In an article published on January 22, 2016 the Danish Consumer Council THINK Chemicals informs about chemical migration tests conducted with eight drinking bottles. Four plastic drinking bottles, one glass drinking bottle with a plastic lid, and three metal drinking bottles were tested for chemicals of concern (COCs) such as bisphenol A (BPA, CAS 80-05-7), phthalates, and heavy metals. None of these COCs were detected. However, one of the metal bottles released small amounts of aluminum. The release was below the guideline value but exceeded the limit value for tap water. Further, chemical migration from the plastic bottles into drink simulants for sour liquids like lemonade or juice was measured. One plastic bottle released “small amounts of chemical substances.” Only the total amount of chemical migrate was measured, the individual substances were not identified. Christel Søgaard Kirkeby, project manager at the Danish Consumer Council THINK Chemicals, is pleased with the manufacturers “for producing drinking bottles with almost no unwanted chemicals.”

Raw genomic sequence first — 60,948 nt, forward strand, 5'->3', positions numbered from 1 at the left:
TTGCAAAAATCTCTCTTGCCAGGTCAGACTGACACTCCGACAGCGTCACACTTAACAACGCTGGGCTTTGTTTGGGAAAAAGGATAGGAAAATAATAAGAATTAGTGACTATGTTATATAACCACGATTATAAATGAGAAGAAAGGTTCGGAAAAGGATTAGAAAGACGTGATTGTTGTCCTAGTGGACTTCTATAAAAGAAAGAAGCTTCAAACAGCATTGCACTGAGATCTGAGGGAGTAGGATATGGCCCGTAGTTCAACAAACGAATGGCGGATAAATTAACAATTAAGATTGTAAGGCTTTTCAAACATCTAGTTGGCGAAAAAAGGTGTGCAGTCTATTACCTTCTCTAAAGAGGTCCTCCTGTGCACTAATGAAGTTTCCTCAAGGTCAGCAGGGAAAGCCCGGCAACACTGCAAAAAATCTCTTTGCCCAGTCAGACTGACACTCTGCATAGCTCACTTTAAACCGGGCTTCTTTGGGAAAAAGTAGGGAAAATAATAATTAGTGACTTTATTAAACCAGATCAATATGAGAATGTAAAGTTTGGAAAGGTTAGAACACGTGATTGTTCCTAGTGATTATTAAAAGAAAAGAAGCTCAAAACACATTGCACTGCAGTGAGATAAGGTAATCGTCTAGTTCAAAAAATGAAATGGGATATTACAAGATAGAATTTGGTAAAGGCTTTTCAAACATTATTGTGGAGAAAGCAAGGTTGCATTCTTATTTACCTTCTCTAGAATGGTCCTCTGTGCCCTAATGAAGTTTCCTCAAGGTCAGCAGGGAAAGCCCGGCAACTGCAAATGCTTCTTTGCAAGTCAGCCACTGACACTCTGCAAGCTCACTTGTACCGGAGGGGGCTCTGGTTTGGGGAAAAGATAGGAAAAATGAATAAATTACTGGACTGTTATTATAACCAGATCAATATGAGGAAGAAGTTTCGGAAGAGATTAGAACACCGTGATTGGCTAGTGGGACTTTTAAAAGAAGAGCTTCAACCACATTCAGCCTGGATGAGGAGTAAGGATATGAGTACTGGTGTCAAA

Read more

Danish Consumer Council THINK Chemicals (January 22, 2016). “Drinking bottles do well in chemical test.

Danish Consumer Council THINK Chemicals (January 14, 2016). “Test: Kemi i drikkedunke.(in Danish)